Math centers are a very important part of the math block but you must have enough math center activities to keep your students engaged all year. The math center activities should be fairly independent and it’s ideal if they are hands-on, engaging, and self-correcting when possible.
Variety of Options
Earlier it was mentioned that my math center groups are not grouped according to their ability level. So, that means when my students are working on their math center choices, it’s important to have a variety of levels of skills to choose from. The other key to smooth and effective centers is to choose centers that the students know how to play. Bottom line, this can be achieved by choosing math centers that your students know how to play and the only thing that changes is the skill. Let me explain.
Math Fact Fluency Center
Every week I have a math fact fluency center. Sometimes this is their math fact fluency sticks, other weeks it’s flashcards, but most of the time it is our classroom board games. When they are playing a board game, they are playing the game like it’s meant to be played with one exception. Before they are allowed to take their turn, they have to answer 5 math facts on flashcards. This number is not important. You can choose 10 cards if you prefer. The point is, they are practicing their math facts and practicing social skills through the use of our classroom board games.
Math Fact Fluency Sticks
Another option for math fact fluency centers would be math fact fluency sticks. This option is great because the kids have their math fact fluency sticks ready to go in their desk and the math facts that they are working on are specific to them. You can see more about math fact fluency sticks in the video below.
Toothy™ is another option that we have out during math centers. You can read more about Toothy™ in this post. Toothy™ includes 42 different sets of math skills and they are easily differentiated. Toothy™ is completely independent, self-paced, and self-correcting. Students are loving Toothy™ and teachers are loving it too because the rules stay the same but the skill changes. This is a perfect option for math centers because once they learn to play during those launching days, they are set for the entire year. If you want to try out a free sample of Toothy™ click the button below!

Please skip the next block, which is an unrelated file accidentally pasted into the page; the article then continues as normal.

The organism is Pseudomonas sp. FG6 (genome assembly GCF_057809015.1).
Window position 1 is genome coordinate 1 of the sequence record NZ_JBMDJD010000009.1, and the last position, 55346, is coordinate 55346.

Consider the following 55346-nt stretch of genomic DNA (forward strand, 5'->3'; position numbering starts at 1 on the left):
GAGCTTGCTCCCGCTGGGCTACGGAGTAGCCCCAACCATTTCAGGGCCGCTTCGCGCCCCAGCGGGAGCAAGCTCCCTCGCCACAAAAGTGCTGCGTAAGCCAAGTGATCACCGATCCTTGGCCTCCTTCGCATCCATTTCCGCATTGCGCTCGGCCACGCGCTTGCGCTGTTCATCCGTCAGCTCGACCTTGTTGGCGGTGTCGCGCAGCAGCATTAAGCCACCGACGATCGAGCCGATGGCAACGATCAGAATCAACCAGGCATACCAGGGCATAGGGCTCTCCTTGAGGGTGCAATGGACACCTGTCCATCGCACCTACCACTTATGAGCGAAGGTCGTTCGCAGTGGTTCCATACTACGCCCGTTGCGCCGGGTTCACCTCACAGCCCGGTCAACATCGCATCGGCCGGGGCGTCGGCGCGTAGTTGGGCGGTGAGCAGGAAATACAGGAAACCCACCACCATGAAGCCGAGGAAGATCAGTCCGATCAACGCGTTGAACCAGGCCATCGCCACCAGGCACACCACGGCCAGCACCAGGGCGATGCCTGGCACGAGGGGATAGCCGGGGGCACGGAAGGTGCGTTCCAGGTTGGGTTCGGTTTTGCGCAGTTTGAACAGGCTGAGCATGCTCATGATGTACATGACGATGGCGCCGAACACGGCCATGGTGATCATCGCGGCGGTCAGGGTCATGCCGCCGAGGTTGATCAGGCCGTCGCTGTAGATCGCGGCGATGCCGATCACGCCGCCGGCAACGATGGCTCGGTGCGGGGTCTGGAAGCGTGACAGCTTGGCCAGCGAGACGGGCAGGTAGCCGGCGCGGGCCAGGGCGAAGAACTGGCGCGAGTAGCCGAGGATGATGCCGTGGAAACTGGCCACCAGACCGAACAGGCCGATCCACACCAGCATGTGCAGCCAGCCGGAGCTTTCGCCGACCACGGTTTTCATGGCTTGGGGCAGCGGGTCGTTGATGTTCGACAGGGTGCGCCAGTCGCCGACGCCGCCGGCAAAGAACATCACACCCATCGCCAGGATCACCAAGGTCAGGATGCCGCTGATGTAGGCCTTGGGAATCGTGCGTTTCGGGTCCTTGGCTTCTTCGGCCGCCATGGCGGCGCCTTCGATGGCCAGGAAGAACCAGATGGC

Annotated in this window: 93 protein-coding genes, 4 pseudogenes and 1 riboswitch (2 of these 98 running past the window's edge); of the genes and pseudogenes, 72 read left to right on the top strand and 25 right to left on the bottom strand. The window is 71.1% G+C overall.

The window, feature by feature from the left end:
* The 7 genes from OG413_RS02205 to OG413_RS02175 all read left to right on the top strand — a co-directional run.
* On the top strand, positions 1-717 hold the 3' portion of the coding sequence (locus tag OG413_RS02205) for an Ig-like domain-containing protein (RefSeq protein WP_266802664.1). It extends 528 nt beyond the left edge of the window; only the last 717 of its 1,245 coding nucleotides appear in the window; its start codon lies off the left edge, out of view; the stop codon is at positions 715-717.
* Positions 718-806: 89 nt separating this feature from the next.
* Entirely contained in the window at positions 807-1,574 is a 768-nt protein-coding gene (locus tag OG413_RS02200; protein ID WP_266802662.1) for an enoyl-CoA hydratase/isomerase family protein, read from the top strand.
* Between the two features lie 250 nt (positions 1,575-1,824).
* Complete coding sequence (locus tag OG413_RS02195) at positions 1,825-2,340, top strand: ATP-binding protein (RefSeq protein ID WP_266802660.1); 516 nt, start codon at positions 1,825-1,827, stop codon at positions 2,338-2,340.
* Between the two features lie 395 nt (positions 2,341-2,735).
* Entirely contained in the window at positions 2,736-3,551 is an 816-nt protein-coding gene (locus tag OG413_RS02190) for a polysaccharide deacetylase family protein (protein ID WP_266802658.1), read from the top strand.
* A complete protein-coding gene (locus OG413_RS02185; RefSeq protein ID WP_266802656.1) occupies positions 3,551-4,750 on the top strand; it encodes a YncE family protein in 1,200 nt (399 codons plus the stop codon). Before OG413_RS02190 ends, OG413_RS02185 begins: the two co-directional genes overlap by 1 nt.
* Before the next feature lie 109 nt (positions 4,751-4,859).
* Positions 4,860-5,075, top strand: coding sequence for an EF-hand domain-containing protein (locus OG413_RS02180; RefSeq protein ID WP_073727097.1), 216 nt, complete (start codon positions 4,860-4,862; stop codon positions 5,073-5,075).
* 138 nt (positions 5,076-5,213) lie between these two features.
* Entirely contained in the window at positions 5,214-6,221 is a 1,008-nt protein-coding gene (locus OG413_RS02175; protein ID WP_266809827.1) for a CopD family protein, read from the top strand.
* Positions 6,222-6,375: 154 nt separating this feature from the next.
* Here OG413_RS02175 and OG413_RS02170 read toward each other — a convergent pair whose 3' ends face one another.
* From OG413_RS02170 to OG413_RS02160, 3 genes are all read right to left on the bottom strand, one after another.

Math puzzles are another popular option for math centers because they are an independent, self-correcting option as well. Each month there are 10-15 different puzzles to choose from and the math puzzle bundle has puzzles for the entire year. The skills progress in complexity through the year but also provide different levels of complexity to allow for differentiation. Math puzzles also have a recording sheet for accountability.
The puzzles are available in full color, black and white, student scrambled (for their notebooks), and editable. These are kept in their math center folder. More information to follow about the math center folders.
An easy way to implement technology into the classroom is during math centers. Whether your students are using iPads, Chromebooks, or computers there are many free options out there for you students to use during math centers. This post includes some free apps and websites.
Math Notebooks are an important component of our math block. Sometimes we use them during our independent practice and sometimes we use them during math centers. All of my students keep a math notebook in their table basket. The supplies for the math notebook are found in the center basket. Once the student has finished the activity (also known as the input side) then they can complete the output side of the notebook where they are explaining their thinking, drawing models, and creating and solving their own math problems that pertain to the skill.
Monthly math centers are a student favorite! This resource comes with 120 different math centers that are hands-on, engaging, and fun. All math centers come with a recording sheet for accountability and answer key for easy correcting. I keep each math center in a file folder with the direction sheet on the outside and the recording sheets and activity pieces inside. All of this is put inside of a ziplock bag to keep everything together. To see a list of skills that are included in this resource, click on the links below.